Technology has been one way that cinema has blown away every box and category that ever threatened to keep things small and every so often a piece of cinema comes along that is ultimately an event watching it. It blows up on the big screen and often visually is as compelling as any other aspect. Baltasar Kormákur’s Everest is the next in line (following in the footsteps of The Day After Tomorrow and Gravity), but what makes this stand out is not just the stunning visuals but the great performances, the tense storytelling and ability to bring the audience into this world in a way like no other. It truly is one of the great adventure stories.
Inspired by true events, Everest tells the tale of a group of mountaineers on an expedition up Mt. Everest. Rob Hall (with a shattering performance from Jason Clarke) is the leader of one of the groups making the final ascent up Everest, the highest point on Earth but nothing prepares him and his team for the dangers ahead when a violent storm strikes and the climbers must survive against the one of the deadliest blizzards encountered by man.
This truly is an incredible ensemble piece of cinema with a huge range of talent from Clarke as well Martin Henderson, John Hawkes, Naoko Mori, Emily Watson, Sam Worthington, Keira Knightley, Josh Brolin, Jake Gyllenhaal and Robin Wright to name a few. What allows the cast to shine in Everest is that they are each given time for their story, which is followed through to a conclusion. There is no one lead over another (except for perhaps Clarke) but instead the audience is given back stories of many of the characters that allows you to feel closer to some over others and ultimately feel compelled to care about what happens. As well as the big action moments, Everest is filled with intimate little moments and it’s these emotional flourishes that force the story to move on at an excellent pace and really show the film’s strength.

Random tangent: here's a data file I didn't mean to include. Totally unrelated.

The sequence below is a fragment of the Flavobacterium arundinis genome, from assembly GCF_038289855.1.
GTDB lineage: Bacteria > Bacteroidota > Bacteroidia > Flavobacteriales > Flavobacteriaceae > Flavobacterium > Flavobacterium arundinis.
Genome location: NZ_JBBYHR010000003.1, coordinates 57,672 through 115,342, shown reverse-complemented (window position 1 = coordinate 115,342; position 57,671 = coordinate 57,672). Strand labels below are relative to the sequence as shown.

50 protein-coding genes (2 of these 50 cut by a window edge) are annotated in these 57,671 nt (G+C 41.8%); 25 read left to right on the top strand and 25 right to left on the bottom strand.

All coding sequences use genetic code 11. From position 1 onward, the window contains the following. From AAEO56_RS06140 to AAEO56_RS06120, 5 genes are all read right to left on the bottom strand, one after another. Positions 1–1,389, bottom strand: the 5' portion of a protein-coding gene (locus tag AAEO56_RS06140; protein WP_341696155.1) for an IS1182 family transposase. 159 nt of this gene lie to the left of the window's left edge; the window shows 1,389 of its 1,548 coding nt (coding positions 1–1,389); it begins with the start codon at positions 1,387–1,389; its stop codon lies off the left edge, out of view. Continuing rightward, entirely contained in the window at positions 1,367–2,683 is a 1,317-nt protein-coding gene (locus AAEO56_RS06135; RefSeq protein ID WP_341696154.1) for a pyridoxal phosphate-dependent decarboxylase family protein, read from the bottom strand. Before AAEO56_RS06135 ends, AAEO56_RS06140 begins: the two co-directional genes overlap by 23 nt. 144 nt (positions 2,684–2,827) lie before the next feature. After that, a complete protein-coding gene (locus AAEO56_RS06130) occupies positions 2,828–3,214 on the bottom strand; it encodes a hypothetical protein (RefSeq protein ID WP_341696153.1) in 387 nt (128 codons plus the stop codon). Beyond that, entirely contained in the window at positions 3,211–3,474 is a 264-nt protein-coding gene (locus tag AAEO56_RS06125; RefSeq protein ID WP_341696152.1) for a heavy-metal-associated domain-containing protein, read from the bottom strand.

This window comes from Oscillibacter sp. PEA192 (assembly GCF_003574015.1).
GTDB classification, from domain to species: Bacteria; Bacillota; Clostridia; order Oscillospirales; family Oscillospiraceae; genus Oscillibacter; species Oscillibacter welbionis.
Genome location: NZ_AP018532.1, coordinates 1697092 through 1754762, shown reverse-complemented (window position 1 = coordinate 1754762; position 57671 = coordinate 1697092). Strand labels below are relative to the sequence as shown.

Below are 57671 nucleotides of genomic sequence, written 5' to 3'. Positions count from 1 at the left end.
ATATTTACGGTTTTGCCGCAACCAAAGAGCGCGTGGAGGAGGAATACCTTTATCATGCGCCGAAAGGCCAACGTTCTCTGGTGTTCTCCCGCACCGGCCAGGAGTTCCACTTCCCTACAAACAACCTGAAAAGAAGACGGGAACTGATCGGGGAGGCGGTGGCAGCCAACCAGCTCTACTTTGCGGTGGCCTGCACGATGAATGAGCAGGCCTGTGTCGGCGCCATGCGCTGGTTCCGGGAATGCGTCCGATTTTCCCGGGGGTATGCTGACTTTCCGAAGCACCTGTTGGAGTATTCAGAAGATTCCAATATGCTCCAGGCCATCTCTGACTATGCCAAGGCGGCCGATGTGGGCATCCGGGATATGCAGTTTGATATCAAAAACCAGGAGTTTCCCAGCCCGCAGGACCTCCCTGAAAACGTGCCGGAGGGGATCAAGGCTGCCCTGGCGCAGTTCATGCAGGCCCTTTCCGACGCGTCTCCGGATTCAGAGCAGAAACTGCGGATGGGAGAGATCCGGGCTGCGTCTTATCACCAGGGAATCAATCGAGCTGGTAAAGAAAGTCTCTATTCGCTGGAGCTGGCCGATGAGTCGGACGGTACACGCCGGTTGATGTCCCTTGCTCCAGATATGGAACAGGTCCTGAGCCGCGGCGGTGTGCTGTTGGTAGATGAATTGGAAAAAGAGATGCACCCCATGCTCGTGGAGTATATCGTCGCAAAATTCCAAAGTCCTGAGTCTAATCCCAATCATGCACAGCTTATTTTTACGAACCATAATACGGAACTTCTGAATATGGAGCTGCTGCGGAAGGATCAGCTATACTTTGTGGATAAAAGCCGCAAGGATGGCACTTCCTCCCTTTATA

In terms of the visual, this is big. It’s a bold and beautiful piece of cinema that was expertly created by moulding together green screen with recorded action that was actually done lower down on Everest itself as well as imagery of further up the mountain as layers of the final product. These were digitally put together and this allows the film to incredibly real unlike other films that are clearly created on CGI graphics.
Everest is a stunning piece of work in terms of a study of what technology can do for cinema but it’s also an intimate film with an outstanding cast of talent, telling an incredible story about what humans can do when they really feel dedicated.
The Blu-ray also contains thrilling bonus features including Race to the Summit: The Making of Everest and A Mountain of Work: Recreating Everest along with a host other featurettes that look at the true story of the events that took place in May 1996 and a feature commentary from Baltasar Kormákur.